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Difference between Differential and Incremental Backup

Differential vs Incremental Backup

It is important to understand what is meant by both differential backup and incremental backup, before discussing their pros and cons. As the name would suggest, both of these methods are ways in which the computer backs up data in a smart way. In backing up data, both of these ways help to save time and disk space which is of high importance. What stands out in the incremental backup feature is that only files that have been changed are backed up, saving time and disk space. The overall result of how data is backed up and the usefulness of the method may vary depending on the size of the database.

As has been noted, it is important to ensure that only data that has been changed is backed up for the sake of speed and the amount of computer resources needed. Differential and incremental backups are two different means by which data can be backed up. To backup the data, the two methods rely on use of a basic on / off attribute called the archive bit. This is the element that takes note of the data that has been backed up. The file property of a given file when checked should show whether or not the archive bit has been checked or unchecked.

In the event that the archive bit has been checked, or set, it indicates that a file needs to be backed up. If unchecked, or cleared, it means the file in question does not need to be backed up. If the archive bit is left unchecked, the operating system automatically checks the archive bit of any modified file that may have not been checked. When a full backup is performed, all the archive bits of the files in the system are set to ‘off’ by default as all their archive bits have been backed up. This means that whether the archive bit of a given file was on or off, they are backed up.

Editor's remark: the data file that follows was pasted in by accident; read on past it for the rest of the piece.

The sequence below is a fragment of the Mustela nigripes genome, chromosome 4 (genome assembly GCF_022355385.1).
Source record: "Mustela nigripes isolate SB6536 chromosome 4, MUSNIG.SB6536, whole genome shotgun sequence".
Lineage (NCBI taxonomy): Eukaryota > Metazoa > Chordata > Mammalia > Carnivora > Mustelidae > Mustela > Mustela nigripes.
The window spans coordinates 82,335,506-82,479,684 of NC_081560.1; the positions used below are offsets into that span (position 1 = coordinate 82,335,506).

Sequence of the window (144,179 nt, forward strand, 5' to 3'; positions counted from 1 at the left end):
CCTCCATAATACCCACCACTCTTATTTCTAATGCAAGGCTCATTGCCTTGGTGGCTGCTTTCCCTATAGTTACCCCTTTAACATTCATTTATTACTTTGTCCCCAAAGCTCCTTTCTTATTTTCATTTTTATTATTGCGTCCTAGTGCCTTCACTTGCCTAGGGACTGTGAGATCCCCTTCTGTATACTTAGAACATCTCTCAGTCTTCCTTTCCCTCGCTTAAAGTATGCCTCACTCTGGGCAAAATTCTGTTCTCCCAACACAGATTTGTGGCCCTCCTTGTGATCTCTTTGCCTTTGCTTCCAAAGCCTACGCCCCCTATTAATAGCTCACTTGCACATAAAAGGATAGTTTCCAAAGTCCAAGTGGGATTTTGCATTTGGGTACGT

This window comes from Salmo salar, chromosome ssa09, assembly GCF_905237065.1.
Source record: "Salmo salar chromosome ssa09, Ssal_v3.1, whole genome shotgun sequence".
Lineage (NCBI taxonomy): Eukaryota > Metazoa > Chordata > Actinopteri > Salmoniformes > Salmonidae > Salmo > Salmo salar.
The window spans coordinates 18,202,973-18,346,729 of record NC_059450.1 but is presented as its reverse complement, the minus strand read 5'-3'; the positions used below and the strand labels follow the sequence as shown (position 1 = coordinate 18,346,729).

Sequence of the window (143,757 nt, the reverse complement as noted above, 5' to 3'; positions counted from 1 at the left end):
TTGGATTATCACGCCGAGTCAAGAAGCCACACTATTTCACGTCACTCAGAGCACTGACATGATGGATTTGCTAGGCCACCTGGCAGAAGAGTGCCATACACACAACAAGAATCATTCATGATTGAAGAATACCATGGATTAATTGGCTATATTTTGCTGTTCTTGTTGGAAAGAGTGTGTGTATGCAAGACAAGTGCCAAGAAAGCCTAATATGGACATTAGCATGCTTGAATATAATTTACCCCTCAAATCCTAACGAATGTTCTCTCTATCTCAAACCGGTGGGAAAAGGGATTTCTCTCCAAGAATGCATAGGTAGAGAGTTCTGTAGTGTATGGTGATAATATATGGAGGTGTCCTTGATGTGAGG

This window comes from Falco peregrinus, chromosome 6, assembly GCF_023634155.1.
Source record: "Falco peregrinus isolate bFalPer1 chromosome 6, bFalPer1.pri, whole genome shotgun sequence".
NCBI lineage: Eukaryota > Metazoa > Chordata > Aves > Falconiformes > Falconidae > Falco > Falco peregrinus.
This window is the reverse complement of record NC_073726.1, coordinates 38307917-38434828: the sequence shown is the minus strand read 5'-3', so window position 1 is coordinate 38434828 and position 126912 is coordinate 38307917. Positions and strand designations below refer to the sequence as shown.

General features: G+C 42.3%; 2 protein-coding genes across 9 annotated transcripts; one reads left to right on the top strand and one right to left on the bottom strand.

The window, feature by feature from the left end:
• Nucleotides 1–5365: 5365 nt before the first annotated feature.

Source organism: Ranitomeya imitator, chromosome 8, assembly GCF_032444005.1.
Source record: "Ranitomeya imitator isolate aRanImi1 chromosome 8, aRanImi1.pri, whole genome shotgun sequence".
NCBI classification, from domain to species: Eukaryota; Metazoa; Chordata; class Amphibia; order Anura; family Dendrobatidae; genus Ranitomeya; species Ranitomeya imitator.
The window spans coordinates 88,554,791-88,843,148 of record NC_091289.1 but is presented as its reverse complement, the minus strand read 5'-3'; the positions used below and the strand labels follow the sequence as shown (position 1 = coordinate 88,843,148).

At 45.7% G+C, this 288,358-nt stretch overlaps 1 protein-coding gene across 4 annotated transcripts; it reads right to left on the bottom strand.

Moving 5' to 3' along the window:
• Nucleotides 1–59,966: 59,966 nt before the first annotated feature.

In an incremental backup, only files which have their archive bit set on are backed up, after which the archive bit is set to ‘off’. This in effect results in only files that have been changed being backed up. The biggest advantage of the incremental backup is that it is economical in space and resources use when compared to the differential backup method.

The differential backup on the other hand will also backup the selected data files which have their archive bit set on or checked, but this backup method is different in that it does not clear, or uncheck, the archive bit. This means that it backs up new files and all other files that had their archive bits selected. This means that when you need to restore backed up files you will get a comprehensive restoration. To restore backed up files with incremental backups, on the other hand, would require the use of all incremental backups that have been done since the last full backup.

The speed of the backups is also a crucial difference, as differential backups are quite fast as opposed to incremental backups when there is not a lot of data being backed up. However, as the database grows, the speed of differential backups decreases. Incremental backups become more desirable than differential backups when dealing with large databases, as only the changed files are backed up.


Incremental backup only backs up data that has their archive bit set on. Upon backing up, the archive bit is set off.  

Differential backups will save data that have their archive bit set on and when done does not set it off.

Differential backups are faster than incremental backups for small databases.

Incremental backups are more beneficial for larger data sets.

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